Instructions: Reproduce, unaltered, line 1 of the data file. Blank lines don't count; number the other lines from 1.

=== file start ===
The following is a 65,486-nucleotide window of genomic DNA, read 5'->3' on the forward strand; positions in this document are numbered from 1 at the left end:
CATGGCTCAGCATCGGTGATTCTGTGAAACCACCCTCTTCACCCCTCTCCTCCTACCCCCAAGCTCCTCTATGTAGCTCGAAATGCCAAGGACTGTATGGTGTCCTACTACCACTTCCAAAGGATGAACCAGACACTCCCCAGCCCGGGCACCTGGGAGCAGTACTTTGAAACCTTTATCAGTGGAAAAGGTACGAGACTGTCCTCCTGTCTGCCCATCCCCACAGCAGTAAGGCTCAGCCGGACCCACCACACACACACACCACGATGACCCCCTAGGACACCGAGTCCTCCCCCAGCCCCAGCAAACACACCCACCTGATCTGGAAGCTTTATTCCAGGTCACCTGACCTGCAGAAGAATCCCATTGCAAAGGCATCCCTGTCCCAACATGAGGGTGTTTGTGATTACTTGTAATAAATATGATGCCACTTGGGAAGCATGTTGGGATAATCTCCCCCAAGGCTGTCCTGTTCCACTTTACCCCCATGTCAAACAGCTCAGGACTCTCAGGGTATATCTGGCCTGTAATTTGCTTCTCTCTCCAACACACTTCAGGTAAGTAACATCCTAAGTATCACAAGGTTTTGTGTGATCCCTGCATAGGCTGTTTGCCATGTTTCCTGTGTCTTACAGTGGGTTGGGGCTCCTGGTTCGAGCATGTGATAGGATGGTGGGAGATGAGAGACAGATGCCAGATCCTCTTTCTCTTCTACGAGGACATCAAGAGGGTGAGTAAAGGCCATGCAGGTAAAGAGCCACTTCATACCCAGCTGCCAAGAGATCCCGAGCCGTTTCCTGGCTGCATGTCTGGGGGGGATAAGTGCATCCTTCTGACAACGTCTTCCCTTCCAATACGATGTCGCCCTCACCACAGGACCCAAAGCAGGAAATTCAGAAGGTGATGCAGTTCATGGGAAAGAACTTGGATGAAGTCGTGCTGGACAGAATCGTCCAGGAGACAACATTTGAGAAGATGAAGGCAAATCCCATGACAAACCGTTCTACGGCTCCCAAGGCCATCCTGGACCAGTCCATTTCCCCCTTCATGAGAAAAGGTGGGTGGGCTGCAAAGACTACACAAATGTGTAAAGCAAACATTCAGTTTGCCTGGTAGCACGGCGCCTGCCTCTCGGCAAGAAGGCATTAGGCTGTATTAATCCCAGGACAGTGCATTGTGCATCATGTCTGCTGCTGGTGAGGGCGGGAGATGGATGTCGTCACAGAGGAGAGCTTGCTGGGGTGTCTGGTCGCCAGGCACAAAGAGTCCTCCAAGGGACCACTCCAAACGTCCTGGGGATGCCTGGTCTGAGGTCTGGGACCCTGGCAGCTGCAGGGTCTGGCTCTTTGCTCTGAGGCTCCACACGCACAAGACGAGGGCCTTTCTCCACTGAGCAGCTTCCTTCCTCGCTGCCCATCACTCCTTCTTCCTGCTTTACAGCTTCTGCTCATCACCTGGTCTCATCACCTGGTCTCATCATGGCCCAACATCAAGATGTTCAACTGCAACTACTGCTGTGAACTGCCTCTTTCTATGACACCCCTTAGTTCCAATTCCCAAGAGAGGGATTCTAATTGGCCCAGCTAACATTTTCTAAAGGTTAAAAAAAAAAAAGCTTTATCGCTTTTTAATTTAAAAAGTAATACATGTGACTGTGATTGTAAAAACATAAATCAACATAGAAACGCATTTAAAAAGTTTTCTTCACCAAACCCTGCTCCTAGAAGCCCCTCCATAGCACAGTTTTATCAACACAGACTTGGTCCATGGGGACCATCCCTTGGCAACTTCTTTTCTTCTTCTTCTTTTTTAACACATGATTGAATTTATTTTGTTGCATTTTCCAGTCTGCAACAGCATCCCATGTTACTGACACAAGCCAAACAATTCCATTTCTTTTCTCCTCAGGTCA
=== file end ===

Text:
The following is a 65,486-nucleotide window of genomic DNA, read 5'->3' on the forward strand; positions in this document are numbered from 1 at the left end: